Letters - Letter of the week

I agree with John Gray (Books, 30 June) that Patricia Highsmith was one of the 20th century's great writers. Like Beckett, whom he cites in support, she makes us question "the secular faith in humanity that has replaced Christianity". However, as Gray says about Highsmith, and Beckett insisted about himself, neither writer was a philosopher, and any system based on their thought would be quite absurd and chaotic. They might persuade us that faith in human progress is an illusion, but we might retort, as is said about democracy, that it is the least-worst option. The artist is entitled to indulge anarchy to the limit, but we should not imitate her unless we can reproduce the skill and economy of her art.

The same principle might be applied to some of the "green" thinking also featured in last week's issue. Unlike the founders of their movement in the 1970s, environmentalists now seem to want to behave like artists, indulging their private mythologies, anarchic personalities and utopian dreams, such as George Monbiot's "world government". But the skill and economy of environmentalism must surely be scientific and philosophical, not mimetic of some artistic creator of the world. The point is reinforced by Jason Cowley's suggestion ("The man who demanded a recount") that Bj0rn Lomborg's critics should apply the rigour of statistics instead of attacking him with Bible-thumping, artist-mimicking dogma.

Gil Elliot
London NW1

This article first appeared in the 07 July 2003 issue of the New Statesman, 661 new crimes - and counting

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No, David Cameron’s speech was not “left wing”

Come on, guys.

There is a strange journalistic phenomenon that occurs when a party leader makes a speech. It is a blend of groupthink, relief, utter certainty, and online backslapping. It happened particularly quickly after David Cameron’s speech to Tory party conference today. A few pundits decided that – because he mentioned, like, diversity and social mobility – this was a centre-left speech. A leftwing speech, even. Or at least a clear grab for the liberal centre ground. And so that’s what everyone now believes. The analysis is decided. The commentary is written. Thank God for that.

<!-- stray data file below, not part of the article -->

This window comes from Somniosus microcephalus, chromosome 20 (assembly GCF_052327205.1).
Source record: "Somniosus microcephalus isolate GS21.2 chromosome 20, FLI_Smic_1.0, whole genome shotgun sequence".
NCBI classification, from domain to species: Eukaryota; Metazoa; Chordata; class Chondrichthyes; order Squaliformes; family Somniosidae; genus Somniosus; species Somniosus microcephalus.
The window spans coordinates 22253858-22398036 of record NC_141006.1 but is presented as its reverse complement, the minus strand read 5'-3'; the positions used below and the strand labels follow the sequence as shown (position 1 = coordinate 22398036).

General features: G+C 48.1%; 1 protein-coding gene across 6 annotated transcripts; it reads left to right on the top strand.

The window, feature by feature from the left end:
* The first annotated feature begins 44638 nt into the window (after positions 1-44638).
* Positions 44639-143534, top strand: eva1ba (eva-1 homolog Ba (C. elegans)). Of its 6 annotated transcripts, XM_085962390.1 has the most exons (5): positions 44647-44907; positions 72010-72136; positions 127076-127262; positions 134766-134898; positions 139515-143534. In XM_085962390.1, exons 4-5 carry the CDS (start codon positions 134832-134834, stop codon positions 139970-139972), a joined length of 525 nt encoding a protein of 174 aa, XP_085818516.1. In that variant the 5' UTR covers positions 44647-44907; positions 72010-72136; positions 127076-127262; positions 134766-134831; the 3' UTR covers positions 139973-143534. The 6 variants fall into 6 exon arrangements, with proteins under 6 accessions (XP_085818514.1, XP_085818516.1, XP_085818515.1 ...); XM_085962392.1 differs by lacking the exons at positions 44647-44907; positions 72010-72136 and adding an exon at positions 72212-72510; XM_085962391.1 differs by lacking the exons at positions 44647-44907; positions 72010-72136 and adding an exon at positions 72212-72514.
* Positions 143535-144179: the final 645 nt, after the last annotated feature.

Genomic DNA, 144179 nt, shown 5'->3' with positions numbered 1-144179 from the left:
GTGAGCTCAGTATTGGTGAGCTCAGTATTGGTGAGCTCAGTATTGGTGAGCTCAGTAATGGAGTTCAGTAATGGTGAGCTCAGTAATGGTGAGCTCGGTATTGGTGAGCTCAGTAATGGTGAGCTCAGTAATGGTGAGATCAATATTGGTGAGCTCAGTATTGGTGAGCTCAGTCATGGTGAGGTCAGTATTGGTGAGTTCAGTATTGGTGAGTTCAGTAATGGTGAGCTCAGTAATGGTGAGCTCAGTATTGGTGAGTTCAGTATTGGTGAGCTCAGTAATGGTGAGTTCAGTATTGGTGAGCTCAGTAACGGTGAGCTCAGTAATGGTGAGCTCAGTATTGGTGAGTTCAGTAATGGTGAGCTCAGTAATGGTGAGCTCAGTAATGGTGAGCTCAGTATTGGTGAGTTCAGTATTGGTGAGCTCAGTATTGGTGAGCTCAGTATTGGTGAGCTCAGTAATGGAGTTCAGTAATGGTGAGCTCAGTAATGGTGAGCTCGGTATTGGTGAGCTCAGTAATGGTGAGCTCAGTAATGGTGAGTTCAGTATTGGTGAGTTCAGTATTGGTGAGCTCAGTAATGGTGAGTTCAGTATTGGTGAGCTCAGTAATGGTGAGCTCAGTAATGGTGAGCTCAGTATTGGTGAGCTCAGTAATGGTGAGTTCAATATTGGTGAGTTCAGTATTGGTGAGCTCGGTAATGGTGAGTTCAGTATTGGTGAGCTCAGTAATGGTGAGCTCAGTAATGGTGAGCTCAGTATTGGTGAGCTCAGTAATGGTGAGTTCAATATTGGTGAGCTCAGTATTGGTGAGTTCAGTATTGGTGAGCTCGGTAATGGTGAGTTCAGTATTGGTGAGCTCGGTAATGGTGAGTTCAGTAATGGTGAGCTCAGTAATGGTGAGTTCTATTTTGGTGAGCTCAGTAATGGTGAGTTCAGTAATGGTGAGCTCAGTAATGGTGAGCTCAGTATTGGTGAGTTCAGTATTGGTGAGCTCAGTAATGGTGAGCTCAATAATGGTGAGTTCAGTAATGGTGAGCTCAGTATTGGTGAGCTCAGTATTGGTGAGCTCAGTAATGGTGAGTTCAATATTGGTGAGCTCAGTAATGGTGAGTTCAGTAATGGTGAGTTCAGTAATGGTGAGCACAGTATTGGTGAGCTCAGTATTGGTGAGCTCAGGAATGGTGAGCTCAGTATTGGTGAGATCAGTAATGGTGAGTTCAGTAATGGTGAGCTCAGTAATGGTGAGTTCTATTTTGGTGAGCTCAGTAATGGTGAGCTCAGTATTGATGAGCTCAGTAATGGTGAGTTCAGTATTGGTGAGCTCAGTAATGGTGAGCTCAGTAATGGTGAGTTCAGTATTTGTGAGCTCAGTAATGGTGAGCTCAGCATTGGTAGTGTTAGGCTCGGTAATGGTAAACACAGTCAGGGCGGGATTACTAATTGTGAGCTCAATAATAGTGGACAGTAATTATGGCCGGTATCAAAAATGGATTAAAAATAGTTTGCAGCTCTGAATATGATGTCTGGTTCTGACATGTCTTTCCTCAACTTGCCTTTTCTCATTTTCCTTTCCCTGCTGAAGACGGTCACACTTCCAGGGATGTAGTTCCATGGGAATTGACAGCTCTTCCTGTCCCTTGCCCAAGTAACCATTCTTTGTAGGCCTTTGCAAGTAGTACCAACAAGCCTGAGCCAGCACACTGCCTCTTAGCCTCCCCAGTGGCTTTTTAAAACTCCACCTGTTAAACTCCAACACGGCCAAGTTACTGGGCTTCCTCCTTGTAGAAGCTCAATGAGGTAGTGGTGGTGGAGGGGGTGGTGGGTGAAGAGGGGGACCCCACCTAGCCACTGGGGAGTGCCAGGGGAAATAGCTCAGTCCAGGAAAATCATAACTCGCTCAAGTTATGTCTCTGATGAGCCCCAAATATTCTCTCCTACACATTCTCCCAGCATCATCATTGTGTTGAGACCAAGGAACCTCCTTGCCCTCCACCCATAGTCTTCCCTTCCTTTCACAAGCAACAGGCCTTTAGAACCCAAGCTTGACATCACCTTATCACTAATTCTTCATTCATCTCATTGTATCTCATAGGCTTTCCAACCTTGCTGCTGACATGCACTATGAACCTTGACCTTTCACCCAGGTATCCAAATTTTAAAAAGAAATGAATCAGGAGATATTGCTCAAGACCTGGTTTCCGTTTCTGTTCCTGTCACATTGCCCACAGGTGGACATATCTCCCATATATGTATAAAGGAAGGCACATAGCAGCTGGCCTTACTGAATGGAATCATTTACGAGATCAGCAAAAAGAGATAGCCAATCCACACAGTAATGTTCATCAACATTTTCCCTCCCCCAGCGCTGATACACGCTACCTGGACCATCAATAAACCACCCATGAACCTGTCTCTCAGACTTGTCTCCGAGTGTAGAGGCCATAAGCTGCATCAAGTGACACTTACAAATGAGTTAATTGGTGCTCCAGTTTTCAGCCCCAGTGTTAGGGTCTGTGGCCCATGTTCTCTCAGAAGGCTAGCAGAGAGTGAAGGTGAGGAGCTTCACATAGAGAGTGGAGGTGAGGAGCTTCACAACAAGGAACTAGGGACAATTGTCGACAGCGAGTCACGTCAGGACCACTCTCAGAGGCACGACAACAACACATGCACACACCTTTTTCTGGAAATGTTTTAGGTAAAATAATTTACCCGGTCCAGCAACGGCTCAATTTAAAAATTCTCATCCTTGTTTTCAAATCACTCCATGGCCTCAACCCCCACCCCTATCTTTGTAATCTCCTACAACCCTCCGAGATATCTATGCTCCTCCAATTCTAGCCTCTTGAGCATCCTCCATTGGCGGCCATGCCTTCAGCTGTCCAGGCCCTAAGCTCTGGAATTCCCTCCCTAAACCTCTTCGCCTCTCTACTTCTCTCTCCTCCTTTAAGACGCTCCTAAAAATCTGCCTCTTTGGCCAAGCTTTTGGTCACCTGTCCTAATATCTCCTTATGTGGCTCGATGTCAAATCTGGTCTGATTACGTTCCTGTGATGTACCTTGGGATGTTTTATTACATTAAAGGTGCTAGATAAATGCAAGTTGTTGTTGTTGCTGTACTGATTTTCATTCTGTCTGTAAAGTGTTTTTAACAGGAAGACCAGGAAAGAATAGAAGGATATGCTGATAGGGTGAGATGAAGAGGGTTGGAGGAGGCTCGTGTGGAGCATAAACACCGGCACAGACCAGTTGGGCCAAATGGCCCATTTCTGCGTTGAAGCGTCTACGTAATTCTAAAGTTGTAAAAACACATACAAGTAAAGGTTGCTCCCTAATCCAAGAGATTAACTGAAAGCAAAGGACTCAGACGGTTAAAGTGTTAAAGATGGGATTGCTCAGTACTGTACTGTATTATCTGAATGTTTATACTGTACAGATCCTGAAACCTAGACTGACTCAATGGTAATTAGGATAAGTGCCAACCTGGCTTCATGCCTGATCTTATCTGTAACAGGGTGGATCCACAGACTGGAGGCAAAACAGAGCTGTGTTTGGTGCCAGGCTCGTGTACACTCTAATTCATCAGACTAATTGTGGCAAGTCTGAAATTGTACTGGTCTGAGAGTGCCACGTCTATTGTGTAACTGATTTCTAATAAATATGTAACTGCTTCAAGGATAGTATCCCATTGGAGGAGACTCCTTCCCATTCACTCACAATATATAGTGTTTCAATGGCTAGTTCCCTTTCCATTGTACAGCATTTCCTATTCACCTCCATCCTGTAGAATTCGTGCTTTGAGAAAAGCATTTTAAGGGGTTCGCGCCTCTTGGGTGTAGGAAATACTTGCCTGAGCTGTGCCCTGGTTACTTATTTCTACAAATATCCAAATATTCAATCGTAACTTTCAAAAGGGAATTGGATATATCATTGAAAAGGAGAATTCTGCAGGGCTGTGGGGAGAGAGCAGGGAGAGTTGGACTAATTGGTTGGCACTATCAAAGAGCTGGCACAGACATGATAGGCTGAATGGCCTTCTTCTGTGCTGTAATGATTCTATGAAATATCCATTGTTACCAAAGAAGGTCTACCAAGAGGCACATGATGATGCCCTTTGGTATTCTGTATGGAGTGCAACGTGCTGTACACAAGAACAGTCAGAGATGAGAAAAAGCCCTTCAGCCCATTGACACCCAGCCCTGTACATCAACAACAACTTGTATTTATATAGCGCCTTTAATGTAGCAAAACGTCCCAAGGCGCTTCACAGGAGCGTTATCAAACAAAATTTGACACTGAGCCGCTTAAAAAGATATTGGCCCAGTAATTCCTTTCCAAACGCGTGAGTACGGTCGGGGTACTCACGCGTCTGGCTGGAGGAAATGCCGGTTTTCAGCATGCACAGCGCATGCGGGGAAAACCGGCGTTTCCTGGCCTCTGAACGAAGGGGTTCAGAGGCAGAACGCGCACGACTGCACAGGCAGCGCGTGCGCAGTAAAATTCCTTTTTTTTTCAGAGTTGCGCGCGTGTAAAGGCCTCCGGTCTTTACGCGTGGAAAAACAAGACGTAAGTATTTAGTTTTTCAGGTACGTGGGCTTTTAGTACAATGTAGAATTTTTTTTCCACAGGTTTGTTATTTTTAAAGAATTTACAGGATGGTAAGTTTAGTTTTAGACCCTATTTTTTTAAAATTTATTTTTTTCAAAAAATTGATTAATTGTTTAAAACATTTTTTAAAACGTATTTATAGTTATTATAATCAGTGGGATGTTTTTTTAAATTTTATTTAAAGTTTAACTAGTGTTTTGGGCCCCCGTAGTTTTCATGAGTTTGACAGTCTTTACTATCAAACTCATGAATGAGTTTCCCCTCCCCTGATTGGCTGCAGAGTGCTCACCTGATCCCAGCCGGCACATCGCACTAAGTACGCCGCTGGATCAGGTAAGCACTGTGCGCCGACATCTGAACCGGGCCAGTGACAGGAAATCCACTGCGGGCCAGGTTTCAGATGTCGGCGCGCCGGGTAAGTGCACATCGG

Really? It’s quite easy, even as one of those nasty, wicked Tories, to mention that you actually don’t much like racism, and point out that you’d quite like poor children to get jobs, without moving onto Labour's "territory". Which normal person is in favour of discriminating against someone on the basis of race, or blocking opportunity on the basis of class? Of course he’s against that. He’s a politician operating in a liberal democracy. And this isn’t Ukip conference.

Looking at the whole package, it was actually quite a rightwing speech. It was a paean to defence – championing drones, protecting Britain from the evils of the world, and getting all excited about “launching the biggest aircraft carriers in our history”.

It was a festival of flagwaving guff about the British “character”, a celebration of shoehorning our history chronologically onto the curriculum, looking towards a “Greater Britain”, asking for more “national pride”. There was even a Bake Off pun.

He also deployed the illiberal device of inculcating a divide-and-rule fear of the “shadow of extremism – hanging over every single one of us”, informing us that children in UK madrassas are having their “heads filled with poison and their hearts filled with hate”, and saying Britain shouldn’t be “overwhelmed” with refugees, before quickly changing the subject to ousting Assad. How unashamedly centrist, of you, Mr Prime Minister.

Benefit cuts and a reduction of tax credits will mean the Prime Minister’s enthusiasm for “equality of opportunity, as opposed to equality of outcome” will be just that – with the outcome pretty bleak for those who end up losing any opportunity that comes with state support. And his excitement about diversity in his cabinet rings a little hollow the day following a tubthumping anti-immigration speech from his Home Secretary.

If this year's Tory conference wins the party votes, it’ll be because of its conservative commitment – not lefty love bombing.

Anoosh Chakelian is deputy web editor at the New Statesman.